Global Aging 2011: In The U.S., Going GrayWill Likely Cost Even More Green, Now
As the baby boomers start to reach retirement age, the percentage of the U.S. (AAA/Negative/A-1+) populationeligible for government support will begin to mount. Babies born in 1946 turn 65 this year and will become eligiblefor Medicare. They will also be entitled to start collecting full Social Security retirement benefits next year, under thecurrent system. The U.S. government, however, is not currently collecting enough money to pay its Medicare, SocialSecurity, and other long-term bills.The issue isn't unique to the U.S.—virtually all the major industrial societies will have to deal with it sooner or later(see "Global Aging 2010: An Irreversible Truth," published Oct. 7, 2010, on RatingsDirect on the Global CreditPortal). This update of our Global Aging 2010 study, part of a global study conducted to analyze the potential costof aging, reflects the effect of the tax agreement reached in December 2010 (December tax agreement) as part of theTax Relief, Unemployment Insurance Reauthorization, and Job Creation Act of 2010 (2010 Act). The December taxagreement extended the 2001 and 2003 tax cuts to the end of calendar 2012 and extended certain otherexpansionary fiscal policies such as enhanced unemployment benefits for long-term unemployed workers.In our view, the challenges facing the U.S. are more severe than those facing many of the other major industrialsocieties considered in our Aging Study because of its rapidly escalating health care costs. However, the U.S.' old-agedependency ratio (the number of people 65 and older divided by the number of those 15 to 64) suggests that it mayhave more flexibility to address the aging problem than most European countries and Japan.So far, though, the U.S. political system has not made material progress toward alleviating the rising cost of payingage-related benefits in our estimation. And recent dynamics in Washington suggest to us that agreeing on policychanges to deal with such costs may take some time.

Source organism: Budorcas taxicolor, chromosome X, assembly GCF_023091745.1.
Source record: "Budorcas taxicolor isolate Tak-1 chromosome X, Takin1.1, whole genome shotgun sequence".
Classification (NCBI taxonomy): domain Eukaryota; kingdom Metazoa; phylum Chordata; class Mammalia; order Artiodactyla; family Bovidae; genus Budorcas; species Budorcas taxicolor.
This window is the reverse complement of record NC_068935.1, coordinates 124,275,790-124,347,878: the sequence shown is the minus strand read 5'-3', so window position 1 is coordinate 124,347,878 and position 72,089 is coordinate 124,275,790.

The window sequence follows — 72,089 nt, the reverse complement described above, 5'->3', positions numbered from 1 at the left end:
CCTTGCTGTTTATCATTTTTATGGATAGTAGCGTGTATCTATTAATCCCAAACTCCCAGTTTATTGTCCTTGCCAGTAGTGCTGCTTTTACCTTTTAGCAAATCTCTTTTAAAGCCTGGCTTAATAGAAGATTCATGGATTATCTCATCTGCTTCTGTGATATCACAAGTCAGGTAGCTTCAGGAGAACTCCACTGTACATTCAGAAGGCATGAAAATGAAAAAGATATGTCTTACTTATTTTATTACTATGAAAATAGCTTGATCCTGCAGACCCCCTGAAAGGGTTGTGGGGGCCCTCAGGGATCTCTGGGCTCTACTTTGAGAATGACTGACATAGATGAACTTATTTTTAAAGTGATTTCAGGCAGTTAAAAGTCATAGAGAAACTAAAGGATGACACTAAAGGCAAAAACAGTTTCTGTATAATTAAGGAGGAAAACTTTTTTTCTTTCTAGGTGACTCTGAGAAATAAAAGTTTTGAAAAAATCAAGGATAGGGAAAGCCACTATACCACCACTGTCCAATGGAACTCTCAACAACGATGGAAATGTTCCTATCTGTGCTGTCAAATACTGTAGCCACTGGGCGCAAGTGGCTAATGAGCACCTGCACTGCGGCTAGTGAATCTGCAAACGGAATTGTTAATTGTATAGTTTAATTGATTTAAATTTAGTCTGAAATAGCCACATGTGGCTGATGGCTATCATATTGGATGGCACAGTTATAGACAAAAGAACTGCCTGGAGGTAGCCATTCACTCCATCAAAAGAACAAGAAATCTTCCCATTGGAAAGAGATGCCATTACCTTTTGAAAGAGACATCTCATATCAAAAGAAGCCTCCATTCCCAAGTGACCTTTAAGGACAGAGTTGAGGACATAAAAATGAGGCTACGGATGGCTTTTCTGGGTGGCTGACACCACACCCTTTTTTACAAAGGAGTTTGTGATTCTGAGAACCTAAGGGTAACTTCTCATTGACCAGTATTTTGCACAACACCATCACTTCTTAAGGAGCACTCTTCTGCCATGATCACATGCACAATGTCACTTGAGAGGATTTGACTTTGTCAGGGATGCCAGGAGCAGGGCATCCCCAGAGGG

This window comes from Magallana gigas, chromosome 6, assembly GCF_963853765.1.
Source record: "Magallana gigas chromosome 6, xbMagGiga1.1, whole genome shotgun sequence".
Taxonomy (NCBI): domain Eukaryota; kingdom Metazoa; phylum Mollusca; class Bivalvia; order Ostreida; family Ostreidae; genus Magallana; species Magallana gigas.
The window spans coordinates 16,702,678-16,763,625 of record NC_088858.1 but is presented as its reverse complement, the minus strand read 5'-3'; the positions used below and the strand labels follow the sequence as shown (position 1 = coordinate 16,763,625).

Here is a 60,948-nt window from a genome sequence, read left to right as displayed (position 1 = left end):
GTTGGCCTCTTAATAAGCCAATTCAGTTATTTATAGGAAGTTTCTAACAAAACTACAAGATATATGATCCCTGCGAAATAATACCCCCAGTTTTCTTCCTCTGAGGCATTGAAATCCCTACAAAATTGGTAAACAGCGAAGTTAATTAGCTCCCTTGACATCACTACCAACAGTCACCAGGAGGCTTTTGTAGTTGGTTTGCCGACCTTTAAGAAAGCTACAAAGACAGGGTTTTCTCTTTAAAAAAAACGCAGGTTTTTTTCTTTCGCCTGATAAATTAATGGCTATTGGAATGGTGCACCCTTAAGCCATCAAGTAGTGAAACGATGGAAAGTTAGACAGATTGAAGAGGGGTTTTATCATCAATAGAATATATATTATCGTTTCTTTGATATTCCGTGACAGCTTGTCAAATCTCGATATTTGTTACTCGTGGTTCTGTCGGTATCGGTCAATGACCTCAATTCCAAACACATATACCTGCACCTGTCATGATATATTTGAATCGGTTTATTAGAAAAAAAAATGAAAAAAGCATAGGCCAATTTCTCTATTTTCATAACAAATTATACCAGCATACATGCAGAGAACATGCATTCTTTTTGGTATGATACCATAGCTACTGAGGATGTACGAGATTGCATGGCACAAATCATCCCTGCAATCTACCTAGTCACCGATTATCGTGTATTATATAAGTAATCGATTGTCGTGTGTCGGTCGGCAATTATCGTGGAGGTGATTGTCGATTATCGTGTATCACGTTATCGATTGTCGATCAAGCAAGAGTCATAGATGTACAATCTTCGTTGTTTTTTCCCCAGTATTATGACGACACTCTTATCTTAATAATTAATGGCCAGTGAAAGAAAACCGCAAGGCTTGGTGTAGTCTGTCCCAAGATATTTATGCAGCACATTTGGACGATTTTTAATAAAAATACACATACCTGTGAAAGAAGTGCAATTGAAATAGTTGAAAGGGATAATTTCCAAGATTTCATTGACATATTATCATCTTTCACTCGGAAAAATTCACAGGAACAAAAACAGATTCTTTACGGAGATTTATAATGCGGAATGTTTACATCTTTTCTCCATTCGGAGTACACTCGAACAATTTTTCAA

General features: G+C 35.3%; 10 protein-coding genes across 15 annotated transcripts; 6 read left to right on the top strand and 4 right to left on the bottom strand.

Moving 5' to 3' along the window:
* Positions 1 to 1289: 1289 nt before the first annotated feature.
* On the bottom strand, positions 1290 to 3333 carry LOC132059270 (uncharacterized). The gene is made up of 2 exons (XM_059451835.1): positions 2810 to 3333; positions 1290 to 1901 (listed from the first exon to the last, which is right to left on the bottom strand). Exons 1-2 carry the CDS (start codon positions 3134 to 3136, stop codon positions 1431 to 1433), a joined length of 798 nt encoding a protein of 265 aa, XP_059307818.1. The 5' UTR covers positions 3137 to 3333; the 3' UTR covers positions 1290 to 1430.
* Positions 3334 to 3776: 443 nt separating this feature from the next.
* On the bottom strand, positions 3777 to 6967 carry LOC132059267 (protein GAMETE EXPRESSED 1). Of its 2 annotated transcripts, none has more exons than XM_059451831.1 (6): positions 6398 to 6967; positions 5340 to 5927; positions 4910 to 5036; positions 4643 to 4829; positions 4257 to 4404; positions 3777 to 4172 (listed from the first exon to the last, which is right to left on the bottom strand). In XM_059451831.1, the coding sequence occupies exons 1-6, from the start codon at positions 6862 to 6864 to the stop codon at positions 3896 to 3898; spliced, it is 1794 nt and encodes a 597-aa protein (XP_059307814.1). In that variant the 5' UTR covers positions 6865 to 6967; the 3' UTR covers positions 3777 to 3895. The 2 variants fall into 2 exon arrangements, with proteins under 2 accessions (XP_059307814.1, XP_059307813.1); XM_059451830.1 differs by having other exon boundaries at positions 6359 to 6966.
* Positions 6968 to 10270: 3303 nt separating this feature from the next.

Looming U.S. Fiscal Bill Is Growing As The Population Gets Older
The cost burden of an aging population is set to become much larger in the absence of policy adjustments. Asdescribed below, our hypothetical Base Case Scenario (involving no fiscal policy change) in our update to ourGlobal Aging 2010 study for the U.S. suggests that, under current policies (i.e., tax rates and entitlement programs),U.S. net general (total) government debt would reach almost 600% of GDP by 2050, up from 75% this year. This isa hypothetical result, the product of a simulation based on unchanged policy—not a forecast (see "Global Aging2010: An Irreversible Truth – Methodological And Data Supplement," published Oct. 7, 2010). Nevertheless, webelieve these results are suggestive of what likely lies ahead in the absence of any fiscal policy changes.Four years ago, our hypothetical analysis projected that, under a similar absence of any fiscal policy adjustments, theU.S. 2050 net general government debt would likely be significantly lower at about 240% of GDP. The increasebetween that projection and our projection in our Global Aging 2010 study was primarily a result of the 2009stimulus package and the recession's shrinking of government revenue.In our Global Aging 2010 study, our hypothetical analysis projected, again absent fiscal policy adjustments, that2050 net general government debt would likely also be significantly lower, at a little more than 400% of GDP. Theincrease since that projection is primarily due to the effect on the general government budgetary trajectory of the
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June 21, 2011
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